Huge Hibernation Cave
Divide children into two or three groups, and give each group a large paper shopping bag. Help them to cut an arch out of one side of the bag, at the open end, to form the mouth of the cave. Go on a short nature walk with children, and have them collect different objects that a bear (or another animal) might have in its cave. Then have them glue these objects to the sides or bottom of the cave. Give students cotton balls to glue to the top of the cave to show that the cave protects the hibernating animal from the cold. Then let kids put stuffed animals, such as teddy bears, into the cave to hibernate for the winter.
Pop! Goes the Bear
Make a bear using these teddy bear puppet directions in another article by this writer on Bright Hub Education. Cut a slit in the bottom of a foam cup, large enough for the Popsicle stick to poke through. Give students nontoxic brown paint to paint the cup so that it looks like a cave. Then show children how to slide the bear in and out of the cup using the Popsicle stick. They can use this craft to show how the bear goes into its cave at the beginning of the winter and comes out when winter ends.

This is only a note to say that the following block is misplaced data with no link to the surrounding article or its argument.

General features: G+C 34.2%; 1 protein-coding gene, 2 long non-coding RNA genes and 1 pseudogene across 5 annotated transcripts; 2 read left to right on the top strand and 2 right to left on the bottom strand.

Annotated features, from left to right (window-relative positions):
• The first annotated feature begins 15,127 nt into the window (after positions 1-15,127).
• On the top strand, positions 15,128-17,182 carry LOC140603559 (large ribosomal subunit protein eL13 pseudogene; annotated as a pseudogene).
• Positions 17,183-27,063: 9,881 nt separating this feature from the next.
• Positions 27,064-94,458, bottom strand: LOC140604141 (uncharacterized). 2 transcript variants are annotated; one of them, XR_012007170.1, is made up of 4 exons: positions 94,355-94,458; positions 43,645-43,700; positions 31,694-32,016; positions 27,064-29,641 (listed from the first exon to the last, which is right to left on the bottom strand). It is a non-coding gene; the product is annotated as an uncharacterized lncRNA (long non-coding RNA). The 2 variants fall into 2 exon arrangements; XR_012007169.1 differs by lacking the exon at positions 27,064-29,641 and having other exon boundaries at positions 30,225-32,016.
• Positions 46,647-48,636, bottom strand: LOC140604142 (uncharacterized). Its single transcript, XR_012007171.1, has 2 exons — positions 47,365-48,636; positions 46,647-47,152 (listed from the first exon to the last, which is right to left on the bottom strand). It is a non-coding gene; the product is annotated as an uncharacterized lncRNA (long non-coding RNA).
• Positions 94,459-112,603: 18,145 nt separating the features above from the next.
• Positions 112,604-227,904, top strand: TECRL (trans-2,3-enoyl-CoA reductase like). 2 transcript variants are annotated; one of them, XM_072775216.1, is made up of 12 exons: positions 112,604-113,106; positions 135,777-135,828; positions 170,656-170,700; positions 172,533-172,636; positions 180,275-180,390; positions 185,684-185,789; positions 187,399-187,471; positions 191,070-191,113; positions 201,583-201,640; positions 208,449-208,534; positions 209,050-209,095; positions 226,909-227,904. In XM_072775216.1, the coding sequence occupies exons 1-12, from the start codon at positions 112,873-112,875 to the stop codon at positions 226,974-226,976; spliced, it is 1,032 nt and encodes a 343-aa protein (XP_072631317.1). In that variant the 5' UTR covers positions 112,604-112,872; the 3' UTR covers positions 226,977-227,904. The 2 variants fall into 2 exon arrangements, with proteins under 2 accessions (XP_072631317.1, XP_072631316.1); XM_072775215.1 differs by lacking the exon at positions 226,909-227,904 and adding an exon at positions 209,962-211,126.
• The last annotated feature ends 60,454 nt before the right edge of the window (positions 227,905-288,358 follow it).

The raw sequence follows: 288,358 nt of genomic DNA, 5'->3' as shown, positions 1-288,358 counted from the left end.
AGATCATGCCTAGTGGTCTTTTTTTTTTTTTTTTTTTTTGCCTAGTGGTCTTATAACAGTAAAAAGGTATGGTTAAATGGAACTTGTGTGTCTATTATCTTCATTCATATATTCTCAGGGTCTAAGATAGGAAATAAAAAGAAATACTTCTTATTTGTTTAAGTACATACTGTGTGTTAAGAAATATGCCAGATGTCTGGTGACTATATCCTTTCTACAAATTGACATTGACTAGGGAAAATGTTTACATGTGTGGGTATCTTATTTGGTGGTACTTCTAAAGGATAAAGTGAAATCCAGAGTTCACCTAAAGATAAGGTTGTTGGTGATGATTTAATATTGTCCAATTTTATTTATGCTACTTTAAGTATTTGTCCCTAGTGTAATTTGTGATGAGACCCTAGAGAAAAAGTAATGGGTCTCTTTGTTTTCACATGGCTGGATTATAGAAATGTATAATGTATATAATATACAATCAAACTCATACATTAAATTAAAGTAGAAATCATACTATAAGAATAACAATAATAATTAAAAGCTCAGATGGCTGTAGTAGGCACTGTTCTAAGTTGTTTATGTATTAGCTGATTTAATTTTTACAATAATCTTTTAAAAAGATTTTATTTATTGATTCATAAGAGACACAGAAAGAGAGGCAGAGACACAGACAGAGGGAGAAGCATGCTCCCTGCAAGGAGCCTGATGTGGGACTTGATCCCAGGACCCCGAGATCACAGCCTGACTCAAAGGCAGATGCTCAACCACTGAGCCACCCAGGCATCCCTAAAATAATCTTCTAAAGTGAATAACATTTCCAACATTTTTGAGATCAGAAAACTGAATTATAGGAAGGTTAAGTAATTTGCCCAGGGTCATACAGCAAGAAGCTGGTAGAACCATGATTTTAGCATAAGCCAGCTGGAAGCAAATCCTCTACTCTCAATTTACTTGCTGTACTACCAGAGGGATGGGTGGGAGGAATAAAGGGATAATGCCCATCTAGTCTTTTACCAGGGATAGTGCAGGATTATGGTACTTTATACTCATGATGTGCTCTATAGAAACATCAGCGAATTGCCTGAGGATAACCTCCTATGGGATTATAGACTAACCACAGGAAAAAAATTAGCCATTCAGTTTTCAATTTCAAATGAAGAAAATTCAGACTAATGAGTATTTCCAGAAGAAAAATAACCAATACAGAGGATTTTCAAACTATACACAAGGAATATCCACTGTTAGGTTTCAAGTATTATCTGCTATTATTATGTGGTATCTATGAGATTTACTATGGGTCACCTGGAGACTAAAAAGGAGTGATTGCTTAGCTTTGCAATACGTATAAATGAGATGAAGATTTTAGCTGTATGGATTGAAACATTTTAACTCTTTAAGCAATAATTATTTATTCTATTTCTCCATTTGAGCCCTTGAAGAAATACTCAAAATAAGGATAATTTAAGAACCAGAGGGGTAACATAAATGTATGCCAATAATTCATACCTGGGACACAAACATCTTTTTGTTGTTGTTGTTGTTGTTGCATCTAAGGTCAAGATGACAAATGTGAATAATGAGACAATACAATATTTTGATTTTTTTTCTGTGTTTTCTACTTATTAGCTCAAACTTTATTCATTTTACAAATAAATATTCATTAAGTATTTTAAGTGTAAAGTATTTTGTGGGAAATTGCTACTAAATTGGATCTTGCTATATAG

Our Hibernation Book
If you’ve been spending a while reading and learning about hibernation, consider making a class hibernation book. Have each child draw a picture on a piece of construction paper of an animal hibernating. Encourage them to use different types of hibernating animals in their drawings. Then let each child dictate a sentence to write beneath their picture. Label each page with the child’s name and staple the pages together. This hibernation craft is a great way to show off children’s work when the parents come to visit.
These preschool hibernation crafts will give students something to take home with them – literally! – about the concept of hibernation.
This post is part of the series: Preschool and Toddler Teddy Bear Activities
This series includes several preschool teddy bear activities, including crafts, games, and lesson plans that involve bears. You can use these activities for preschoolers, toddlers, or even kindergarteners.